Hints on doing research

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Hints on doing research

These hints summarize my decades of thinking on this topic. I also gave a talk based on these hints called "Doing GREAT Research" at the Student Workshop in CoNext 2007.


  • Work to develop a research vision. Ask yourself "If my research succeeds, how will this make the world a better place?"
  • Explain your ideas to all. Constantly explaining your work will refine your vision. Respect and incorporate any feedback.
  • Research should be 'worth doing, doable, and not done'. Have a good answer for why, if it's doable, it's not done - perhaps it's not worth doing? Don't fill a "much-needed gap."
  • Doing deep research is like peeling an onion: it will make you cry, but the dish tastes better.
  • More than a million papers are published each year but only a few are cited. Try to write papers that will be cited for decades to come, not forgotten.
  • When confronted with an abstract problem, come up with a concrete example. When confronted with a concerete problem, generalize and make it abstract.
  • Do not be afraid to challenge conventional wisdom -- look for a mismatch between hype and reality. Good research comes from re-examining conventional assumptions and separating wishful thinking from what's actually true. But be certain of your facts.
  • Be very careful in making assumptions. Validate them continuously. If you find your assumptions about your work are wrong, discard your work immediately and move on. If you are not convinced about the validity of your work, no one else will be either.
  • Always start with a literature survey. There is nothing worse than knowing you've wasted your time unknowingly duplicating someone else's work.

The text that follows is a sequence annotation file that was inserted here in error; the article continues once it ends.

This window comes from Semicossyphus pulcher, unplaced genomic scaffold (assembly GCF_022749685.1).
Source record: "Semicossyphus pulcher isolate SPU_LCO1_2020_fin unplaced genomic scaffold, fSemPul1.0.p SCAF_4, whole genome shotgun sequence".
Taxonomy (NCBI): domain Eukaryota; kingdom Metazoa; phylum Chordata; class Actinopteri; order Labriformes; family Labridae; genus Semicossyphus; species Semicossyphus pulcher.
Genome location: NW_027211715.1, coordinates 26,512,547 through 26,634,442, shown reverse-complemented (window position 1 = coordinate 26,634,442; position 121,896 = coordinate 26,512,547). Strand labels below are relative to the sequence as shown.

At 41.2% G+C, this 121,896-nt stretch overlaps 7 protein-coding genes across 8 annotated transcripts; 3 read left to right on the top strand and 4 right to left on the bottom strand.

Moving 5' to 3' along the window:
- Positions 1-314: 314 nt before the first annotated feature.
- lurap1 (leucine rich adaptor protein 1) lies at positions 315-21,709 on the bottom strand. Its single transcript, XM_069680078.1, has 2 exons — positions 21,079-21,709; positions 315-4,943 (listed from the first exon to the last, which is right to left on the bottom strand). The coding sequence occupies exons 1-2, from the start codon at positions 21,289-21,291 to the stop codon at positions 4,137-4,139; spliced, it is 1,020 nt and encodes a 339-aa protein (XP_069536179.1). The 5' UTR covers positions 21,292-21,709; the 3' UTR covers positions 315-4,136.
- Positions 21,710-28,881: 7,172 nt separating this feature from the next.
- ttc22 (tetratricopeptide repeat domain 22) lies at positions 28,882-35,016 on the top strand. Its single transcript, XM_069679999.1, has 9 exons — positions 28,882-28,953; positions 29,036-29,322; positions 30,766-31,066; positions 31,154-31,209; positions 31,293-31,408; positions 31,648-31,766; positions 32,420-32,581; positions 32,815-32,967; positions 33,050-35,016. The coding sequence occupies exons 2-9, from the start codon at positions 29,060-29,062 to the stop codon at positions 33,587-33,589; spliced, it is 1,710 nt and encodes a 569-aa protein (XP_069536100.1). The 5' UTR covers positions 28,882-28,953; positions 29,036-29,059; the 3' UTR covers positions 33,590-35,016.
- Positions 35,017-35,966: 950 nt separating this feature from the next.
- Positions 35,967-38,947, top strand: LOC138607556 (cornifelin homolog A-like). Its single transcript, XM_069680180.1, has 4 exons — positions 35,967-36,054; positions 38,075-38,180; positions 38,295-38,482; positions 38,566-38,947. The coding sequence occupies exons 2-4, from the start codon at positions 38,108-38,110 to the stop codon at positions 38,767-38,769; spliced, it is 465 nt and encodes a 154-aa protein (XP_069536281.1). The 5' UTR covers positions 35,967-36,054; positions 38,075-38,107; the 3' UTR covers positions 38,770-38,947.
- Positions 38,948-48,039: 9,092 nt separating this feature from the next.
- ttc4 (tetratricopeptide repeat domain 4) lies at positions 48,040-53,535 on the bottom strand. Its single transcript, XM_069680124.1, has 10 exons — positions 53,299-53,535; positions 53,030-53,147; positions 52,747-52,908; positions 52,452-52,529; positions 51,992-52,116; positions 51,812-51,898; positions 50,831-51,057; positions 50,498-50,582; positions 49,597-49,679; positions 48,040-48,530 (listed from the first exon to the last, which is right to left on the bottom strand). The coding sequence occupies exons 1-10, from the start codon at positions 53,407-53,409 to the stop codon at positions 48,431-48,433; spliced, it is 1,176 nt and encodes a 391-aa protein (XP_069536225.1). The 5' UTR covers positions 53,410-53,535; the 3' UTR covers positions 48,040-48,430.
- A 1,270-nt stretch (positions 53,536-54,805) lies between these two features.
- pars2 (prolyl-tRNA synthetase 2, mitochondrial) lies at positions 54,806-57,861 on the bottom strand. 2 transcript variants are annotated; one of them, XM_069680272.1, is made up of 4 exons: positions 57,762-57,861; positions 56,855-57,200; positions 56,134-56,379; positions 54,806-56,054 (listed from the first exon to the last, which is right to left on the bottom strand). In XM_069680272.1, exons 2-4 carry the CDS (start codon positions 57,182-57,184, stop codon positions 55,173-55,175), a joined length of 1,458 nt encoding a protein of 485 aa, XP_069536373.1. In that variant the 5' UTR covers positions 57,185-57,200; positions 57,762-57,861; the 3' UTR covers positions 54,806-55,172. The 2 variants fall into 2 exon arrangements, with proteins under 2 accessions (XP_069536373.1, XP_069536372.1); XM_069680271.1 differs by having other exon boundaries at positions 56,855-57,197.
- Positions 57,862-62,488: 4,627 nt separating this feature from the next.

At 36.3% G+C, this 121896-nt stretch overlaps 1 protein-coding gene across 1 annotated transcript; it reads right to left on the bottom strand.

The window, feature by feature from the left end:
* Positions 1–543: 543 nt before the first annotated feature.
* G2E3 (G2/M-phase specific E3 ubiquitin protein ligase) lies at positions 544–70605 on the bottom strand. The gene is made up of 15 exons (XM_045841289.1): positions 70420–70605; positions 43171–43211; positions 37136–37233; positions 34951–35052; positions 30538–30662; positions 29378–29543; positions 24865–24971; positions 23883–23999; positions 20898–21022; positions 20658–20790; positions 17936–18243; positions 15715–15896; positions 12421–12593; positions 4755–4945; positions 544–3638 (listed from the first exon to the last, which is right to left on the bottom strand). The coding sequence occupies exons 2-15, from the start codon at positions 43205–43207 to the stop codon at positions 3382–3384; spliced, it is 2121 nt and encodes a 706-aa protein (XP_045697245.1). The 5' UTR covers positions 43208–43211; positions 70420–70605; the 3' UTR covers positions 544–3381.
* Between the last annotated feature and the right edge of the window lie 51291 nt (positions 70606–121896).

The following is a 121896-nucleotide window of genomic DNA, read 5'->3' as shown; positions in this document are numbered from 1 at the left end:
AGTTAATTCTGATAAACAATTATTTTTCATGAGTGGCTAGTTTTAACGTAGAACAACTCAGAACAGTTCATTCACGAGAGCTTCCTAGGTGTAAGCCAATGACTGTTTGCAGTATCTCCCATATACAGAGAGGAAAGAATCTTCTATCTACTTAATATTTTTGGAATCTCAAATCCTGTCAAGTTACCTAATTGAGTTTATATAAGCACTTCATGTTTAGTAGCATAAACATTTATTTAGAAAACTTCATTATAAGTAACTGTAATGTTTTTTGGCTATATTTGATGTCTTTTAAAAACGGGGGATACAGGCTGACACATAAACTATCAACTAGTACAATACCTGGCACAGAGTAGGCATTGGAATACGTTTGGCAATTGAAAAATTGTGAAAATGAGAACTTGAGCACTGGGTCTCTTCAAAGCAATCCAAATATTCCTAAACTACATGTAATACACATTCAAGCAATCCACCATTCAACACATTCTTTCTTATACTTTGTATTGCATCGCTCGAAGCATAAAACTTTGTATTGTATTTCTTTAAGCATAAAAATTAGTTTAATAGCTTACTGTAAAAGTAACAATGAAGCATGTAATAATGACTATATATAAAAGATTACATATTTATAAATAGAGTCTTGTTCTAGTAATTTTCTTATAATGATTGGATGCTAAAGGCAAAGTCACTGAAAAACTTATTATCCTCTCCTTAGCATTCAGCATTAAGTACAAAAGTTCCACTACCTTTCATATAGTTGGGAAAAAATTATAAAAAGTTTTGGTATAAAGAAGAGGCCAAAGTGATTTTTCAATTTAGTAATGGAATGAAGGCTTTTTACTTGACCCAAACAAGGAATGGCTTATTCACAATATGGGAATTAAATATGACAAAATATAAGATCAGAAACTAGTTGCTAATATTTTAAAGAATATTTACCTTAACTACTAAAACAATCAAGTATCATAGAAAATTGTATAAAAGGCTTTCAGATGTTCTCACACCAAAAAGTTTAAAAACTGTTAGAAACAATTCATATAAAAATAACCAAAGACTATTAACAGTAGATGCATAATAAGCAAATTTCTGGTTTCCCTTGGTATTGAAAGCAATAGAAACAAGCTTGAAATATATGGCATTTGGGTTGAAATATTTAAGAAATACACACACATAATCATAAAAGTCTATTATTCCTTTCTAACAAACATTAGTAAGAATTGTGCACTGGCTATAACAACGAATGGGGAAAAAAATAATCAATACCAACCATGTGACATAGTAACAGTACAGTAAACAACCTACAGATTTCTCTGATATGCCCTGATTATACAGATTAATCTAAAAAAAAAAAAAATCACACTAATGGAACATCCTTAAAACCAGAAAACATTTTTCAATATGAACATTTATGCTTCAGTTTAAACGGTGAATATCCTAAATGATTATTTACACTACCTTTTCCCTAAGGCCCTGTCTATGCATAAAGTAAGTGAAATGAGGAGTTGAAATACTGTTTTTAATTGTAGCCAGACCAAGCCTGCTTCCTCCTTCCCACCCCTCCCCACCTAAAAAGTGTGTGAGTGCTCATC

• Seek theoretical bases for your work. A prototype is one-off, but a theory is for ever.
  • Write a weekly research report for your supervisor. It will remind you of what you did, years later. And it will help you write a paper on your work.
  • Simplify the problem to make it tractable, then add complexity one step at a time. Don't be tempted to 'boil the ocean'. Define the simplest non-trival problem and solve it first.
  • Be open with your research. Share ideas freely. Some of your ideas may be stolen, but your overall impact will be greater.
  • Write your work down. Always carry a notebook. Take detailed notes at meetings and lectures. Your mind is more unreliable than you think.
  • If you do not understand something in a paper, correspond with the author. They will love you for it.
  • Do good work that can be published, but don't let publications drive your work. A few publications with great impact are much better than many publications with no impact.
  • The credibility of your research is your immeasurable asset.
  • Always give credit where credit is due. Be generous.
  • Don't put your name to a paper unless you have made a significant contribution to it.
  • Use simulations when necessary, but remember that "The goal of simulations is intuition, not numbers" R.W. Hamming.
  • Rejection of a paper is your chance to strengthen it. The best papers are rejected at least once. On the other hand, you should probably give up after three rejections.
  • Fuzzy writing indicates fuzzy thinking. Avoid both.
  • Maintain a research website and update it frequently.
  • Read widely. Learn how to read a paper.
  • Attend talks in all areas of research - you never know if it may turn out to be relevant.
  • Choose your collaborators carefully and let go when you must.
  • Research in an area goes through three stages- naive simplicity, complexity, and a second simplicity. Do not confuse the first with the third.
  • Once you have crystallized a problem, focus on it to the exclusion of everything else. A solution will present itself naturally.
  • Before trying to break down a wall to get to the other side, do a literature survey to check if there is a door.
  • Use mathematical notation judiciously. If something can be explained in words, then do so.
  • Join the ACM. It provides a research community for life.
  • Ask questions at talks. It keeps you from sleeping.
  • Be passionate about your work. If your research topic does not interest you, it is not going to interest anyone else either.
  • There is no greater thrill than discovering something new. Enjoy your work!